The study of consciousness remains a mystery to contemporary science. However, it is increasingly becoming a key factor in the recovery of patients who have suffered an acquired brain injury. Many therapeutic processes of neuropsychological rehabilitation fail because they cannot count on the patient’s collaboration, as he or she does not adhere to the prescribed guidelines, refuses to undergo group rehabilitation sessions or does not show up for scheduled consultations. This is not due to a lack of will or understanding, but is part of a neuropsychological disturbance that causes the patient not to perceive his deficit and to act as if everything is fine.
What is consciousness?
Consciousness is an extremely complex construct. If today we do not have a univocal definition of this mental function, it is probably because of its extraordinary ubiquity in the brain and its multifaceted nature. The British philosopher John Locke (1632-1704) defined consciousness as the “perception of what is going on in one’s own mind“. More modern definitions hold that consciousness is characterized as “a private, personal, subjective and qualitative state of mind that integrates in a unitary, coherent and continuous way multiple personal experiences (qualia)”.
Differences between conscious and consciousness
To be conscious would be the same as being awake and alert, receptive to the stimuli of the environment, so that consciousness from this point of view would be what one has when awake and what one loses when deeply asleep or under anesthesia. Consciousness, on the other hand, would refer more to the capacity of the human being to know its own thoughts and to understand objectively the world and oneself, while maintaining a sense of subjectivity.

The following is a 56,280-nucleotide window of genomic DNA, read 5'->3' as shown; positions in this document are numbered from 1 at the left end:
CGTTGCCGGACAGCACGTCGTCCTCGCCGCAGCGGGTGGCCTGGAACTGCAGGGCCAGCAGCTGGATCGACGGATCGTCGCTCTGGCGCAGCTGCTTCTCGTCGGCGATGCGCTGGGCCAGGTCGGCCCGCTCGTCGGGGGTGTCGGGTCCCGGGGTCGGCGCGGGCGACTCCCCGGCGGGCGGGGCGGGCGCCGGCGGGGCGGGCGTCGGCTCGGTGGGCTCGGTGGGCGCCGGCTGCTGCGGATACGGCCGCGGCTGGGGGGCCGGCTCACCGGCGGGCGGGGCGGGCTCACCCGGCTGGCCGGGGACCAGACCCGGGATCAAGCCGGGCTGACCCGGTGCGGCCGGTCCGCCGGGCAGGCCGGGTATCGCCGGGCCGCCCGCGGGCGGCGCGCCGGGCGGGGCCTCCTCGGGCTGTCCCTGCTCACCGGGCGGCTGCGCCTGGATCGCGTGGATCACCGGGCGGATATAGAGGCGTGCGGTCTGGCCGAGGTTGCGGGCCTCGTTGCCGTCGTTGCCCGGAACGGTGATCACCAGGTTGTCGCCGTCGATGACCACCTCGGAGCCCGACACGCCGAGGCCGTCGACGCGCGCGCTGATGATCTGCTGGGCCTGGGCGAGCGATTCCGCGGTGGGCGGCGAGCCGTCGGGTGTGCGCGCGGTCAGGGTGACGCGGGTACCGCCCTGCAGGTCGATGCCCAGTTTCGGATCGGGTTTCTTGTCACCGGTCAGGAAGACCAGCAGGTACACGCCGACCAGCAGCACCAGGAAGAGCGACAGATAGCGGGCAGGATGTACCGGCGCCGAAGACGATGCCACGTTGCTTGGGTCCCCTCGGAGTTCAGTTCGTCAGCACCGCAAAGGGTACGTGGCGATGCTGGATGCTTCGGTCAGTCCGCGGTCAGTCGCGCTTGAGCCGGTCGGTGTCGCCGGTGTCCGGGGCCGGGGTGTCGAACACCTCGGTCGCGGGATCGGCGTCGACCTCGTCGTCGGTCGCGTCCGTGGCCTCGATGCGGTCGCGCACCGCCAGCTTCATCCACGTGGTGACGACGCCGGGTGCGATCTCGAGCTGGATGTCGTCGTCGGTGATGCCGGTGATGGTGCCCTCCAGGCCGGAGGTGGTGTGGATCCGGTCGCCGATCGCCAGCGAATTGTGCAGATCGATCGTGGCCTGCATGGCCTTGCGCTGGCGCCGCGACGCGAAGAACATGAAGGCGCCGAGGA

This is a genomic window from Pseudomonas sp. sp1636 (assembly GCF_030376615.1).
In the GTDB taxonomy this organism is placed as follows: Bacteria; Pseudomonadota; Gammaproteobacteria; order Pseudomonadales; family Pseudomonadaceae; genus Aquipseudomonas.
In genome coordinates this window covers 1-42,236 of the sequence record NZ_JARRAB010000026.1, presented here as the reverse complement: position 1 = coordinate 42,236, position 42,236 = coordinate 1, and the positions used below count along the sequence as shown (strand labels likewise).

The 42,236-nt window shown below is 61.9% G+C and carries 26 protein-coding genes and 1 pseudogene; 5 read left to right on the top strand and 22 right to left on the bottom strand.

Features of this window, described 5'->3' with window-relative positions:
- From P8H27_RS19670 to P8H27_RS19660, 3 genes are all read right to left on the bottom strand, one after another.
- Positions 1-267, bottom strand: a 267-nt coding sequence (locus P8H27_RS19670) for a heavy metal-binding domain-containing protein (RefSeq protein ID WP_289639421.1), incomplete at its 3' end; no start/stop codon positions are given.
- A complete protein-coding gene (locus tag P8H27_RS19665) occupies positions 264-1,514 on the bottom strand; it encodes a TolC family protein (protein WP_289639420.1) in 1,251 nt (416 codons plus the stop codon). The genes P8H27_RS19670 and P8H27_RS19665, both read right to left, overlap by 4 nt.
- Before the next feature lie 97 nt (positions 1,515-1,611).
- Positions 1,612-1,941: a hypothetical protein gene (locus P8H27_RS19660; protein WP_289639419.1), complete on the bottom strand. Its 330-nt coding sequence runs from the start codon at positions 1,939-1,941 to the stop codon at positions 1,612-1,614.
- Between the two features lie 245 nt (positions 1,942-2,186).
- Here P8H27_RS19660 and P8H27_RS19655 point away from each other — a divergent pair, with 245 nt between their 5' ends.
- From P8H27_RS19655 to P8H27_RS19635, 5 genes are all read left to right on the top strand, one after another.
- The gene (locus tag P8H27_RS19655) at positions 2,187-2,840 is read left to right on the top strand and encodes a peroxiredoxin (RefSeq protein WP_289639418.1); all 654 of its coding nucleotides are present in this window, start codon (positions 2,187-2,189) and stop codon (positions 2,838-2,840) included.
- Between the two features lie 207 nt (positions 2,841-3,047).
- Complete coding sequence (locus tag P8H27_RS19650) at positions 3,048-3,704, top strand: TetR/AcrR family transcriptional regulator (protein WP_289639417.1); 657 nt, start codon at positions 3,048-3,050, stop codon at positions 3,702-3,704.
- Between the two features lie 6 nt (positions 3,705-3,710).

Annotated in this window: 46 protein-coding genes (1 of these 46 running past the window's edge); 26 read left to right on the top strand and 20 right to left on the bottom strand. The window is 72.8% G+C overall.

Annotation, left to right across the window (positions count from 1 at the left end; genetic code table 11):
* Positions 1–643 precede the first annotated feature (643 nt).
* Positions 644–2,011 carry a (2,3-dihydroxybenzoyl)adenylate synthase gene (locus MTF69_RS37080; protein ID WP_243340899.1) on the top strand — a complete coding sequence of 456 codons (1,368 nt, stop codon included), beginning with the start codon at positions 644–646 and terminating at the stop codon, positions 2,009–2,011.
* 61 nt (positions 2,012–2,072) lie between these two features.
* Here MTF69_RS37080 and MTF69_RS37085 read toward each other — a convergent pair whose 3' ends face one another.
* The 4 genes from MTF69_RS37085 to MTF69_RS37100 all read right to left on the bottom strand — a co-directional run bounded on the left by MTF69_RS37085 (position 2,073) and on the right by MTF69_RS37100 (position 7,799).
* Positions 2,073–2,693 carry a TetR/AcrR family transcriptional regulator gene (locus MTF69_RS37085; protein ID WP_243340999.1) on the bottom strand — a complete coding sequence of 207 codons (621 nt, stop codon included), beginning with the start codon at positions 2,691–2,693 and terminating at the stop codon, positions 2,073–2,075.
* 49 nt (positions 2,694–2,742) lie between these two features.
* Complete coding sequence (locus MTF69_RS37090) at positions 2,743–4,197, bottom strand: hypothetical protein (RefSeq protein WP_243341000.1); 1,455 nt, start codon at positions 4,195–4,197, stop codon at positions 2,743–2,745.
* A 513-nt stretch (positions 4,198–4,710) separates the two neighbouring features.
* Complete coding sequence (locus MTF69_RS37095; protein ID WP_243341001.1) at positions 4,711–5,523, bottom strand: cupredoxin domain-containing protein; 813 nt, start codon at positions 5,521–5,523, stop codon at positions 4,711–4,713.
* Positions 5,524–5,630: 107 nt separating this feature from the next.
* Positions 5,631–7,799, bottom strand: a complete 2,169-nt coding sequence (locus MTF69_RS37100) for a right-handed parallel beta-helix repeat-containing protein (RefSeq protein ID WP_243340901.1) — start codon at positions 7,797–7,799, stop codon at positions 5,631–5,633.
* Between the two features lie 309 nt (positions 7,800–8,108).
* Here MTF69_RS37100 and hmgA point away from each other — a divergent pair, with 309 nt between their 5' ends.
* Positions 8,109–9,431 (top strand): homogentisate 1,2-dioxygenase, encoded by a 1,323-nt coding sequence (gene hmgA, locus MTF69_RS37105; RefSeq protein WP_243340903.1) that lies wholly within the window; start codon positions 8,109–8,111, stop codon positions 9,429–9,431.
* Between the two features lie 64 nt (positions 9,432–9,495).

These properties of consciousness would have an identifiable neuroanatomical basis in the brain, although knowledge about its neuronal localization is still frankly uncertain. To be conscious we need activation and alertness, basic functions that would depend on structures in the brainstem, the ascending reticular activating system (A.R.A.A.) and fronto-parietal noradrenergic circuits, lateralized to the right hemisphere when we speak specifically of arousal. The ability to focus attention on a specific perception would depend on posterior parietal areas and some thalamic nuclei such as the pulvinar. The generation of conscious experiences has been related to reverberant cortico-thalamic circuits, consistently in bands of neuronal discharges synchronized at 40 hertz. Finally, self-consciousness, i.e., the substrate of reflection on self, identity and theory of mind, would be located in the prefrontal cortex.
Therefore, as we see, consciousness is not a unitary construct. Moreover, as already distinguished in philosophy, there are different types of consciousness with different neuroanatomical bases, which contribute to generate the conscious and self-conscious experiences we have in our daily lives.